Who are you? Really, putting all our false faces aside and pulling back the curtain of our real selves, who are you?
I know, I know, that’s a bit heavy for first thing in the morning. But entering into the life-long process of answering that question requires some prep work so we avoid continuing to lie to ourselves. And that’s where some fundamental choices about reality come into play.
We live in a society, a so-called modern society, where it seems the avoidance of consequences is considered the greatest good. And I understand that. I’d love to eat “galaktoboureko” (look it up and get the recipe. It’s WONDERFUL) every day, but the consequences for my health, and the consequences for those around me, including my wife and children (especially) would be bad. So, I have to make the choice to have this delicious treat only once in a while. But life is full of small and big choices just like that.
But our society considers any suggestions like this to be “judgmental.” When you hear somebody say things like “Don’t judge me!” usually it really means “Hey, I don’t like feeling bad when my poor choices are revealed, so stop it!”
In today’s Gospel Lesson our Lord Jesus and His disciples shine an uncomfortable light onto the spiritual poverty of reducing our relationship to God to mere rule keeping. The disciples are hungry and it’s the sabbath. No work is suppose to be done on the sabbath. But as the disciples walk through a grain field, they pick some of the grain and eat it. Read the whole story in Mark 2:23-28; 3:1-5.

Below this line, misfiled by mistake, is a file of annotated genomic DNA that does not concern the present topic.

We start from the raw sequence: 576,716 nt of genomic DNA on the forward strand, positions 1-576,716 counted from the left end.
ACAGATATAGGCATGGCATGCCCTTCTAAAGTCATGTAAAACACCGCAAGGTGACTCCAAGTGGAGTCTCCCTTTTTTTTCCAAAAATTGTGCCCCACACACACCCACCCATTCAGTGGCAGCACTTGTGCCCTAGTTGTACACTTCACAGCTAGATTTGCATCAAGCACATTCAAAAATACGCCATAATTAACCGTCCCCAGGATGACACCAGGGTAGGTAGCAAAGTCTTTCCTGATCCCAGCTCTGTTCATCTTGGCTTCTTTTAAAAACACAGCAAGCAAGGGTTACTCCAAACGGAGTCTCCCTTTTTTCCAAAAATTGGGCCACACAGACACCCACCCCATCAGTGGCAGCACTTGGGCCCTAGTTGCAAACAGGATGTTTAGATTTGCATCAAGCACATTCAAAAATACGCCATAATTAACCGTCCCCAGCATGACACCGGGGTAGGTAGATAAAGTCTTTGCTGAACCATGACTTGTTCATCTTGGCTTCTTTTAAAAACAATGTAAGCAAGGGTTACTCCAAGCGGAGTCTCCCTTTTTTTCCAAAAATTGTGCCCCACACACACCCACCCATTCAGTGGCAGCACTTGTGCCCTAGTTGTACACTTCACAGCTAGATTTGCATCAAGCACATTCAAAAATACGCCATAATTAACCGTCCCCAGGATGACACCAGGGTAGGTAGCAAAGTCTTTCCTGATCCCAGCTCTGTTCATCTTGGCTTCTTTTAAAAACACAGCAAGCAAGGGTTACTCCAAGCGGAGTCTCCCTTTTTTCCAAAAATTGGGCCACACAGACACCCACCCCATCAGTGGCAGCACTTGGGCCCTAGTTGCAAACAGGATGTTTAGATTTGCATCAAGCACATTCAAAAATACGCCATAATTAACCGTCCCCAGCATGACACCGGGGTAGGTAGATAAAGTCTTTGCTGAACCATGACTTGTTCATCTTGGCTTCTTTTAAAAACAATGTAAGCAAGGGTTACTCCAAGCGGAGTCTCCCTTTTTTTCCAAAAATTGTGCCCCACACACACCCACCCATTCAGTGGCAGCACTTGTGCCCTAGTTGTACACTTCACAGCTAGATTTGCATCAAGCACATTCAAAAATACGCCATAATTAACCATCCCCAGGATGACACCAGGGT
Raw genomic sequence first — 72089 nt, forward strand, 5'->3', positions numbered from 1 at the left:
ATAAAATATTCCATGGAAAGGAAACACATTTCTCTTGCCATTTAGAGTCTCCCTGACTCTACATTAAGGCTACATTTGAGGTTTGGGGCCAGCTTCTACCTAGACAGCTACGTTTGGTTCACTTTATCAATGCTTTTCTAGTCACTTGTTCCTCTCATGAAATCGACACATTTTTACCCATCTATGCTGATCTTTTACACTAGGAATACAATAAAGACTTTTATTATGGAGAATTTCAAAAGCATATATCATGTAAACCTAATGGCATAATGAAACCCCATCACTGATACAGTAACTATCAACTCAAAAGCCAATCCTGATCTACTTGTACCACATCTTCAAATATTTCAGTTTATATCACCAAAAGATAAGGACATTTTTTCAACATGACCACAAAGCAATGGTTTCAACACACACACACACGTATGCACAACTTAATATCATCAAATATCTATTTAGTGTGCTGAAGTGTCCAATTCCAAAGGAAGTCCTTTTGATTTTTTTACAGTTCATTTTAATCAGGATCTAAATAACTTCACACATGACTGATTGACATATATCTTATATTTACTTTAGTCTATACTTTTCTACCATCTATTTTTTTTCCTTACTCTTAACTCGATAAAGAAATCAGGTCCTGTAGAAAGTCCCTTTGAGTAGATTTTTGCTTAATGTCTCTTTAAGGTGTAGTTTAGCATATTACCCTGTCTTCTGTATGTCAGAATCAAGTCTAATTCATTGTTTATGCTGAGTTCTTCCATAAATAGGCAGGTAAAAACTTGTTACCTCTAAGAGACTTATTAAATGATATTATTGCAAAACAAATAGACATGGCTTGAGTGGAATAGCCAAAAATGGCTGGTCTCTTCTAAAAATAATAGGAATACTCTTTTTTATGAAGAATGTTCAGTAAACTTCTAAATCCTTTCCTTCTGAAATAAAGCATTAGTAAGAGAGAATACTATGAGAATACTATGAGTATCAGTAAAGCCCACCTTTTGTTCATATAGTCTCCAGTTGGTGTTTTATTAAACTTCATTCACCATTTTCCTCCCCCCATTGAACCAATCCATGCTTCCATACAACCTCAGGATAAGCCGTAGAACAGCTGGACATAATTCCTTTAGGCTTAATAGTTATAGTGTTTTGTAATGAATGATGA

The Lord is confronted by the really pious religious leaders who rebuke the Lord for allowing His disciples to “break the rules” of the sabbath, and the way the Lord deals with this instructs us in how to deal with our own spiritual growth and maturity. He makes two very important distinctions in His actions and His words.
The first distinction is the “rules” were made for man, not man for the rules. Actually, it is instructive in our Orthodox tradition that we don’t refer to the directions or the disciplines of the faith as “rules.” We refer to this body in teaching as “wisdom.” The Lord makes it clear that the wisdom of the sabbath disciplines are meant to generally change our thinking and actions about priorities of or lives, not to become straightjackets that prevent us from doing good or loving our neighbors. Wisdom is exactly that; wisdom. A wise man embraces wisdom and doesn’t try to reduce his relationship with God or others to mere rule keeping.
The second distinction is equal to the first. The Lord doesn’t say the wisdom is useless! Or that it should be changed or discarded! The Lord reminds these Jewish leaders that even King David allowed a higher wisdom to govern his behavior when he and his men were hungry. They ate the bread in the temple that was exclusively reserved for the priests. Then the Lord healed a man with a withered hand in the synagogue showing that being loving toward another is always a higher and greater wisdom than disciplines that might technically be obeyed to the detriment of others.
Today, we are blessed with volumes of wisdom that illustrate for us how the Holy Spirit has guided and manifested His love and wisdom in the lives of so many saints, fathers, and leaders. We are inheritors of this beauty and this wisdom. We are called to be purposeful in our relationship with God and one another and, by being purposeful, we reveal the wise truth that we prioritize these relationships as most important in our choices and actions.
Today, allow the “light” of this wisdom to inform, shape, and mature your relationship with God. Know that, many times, this “light” will make you uncomfortable. Do it anyway!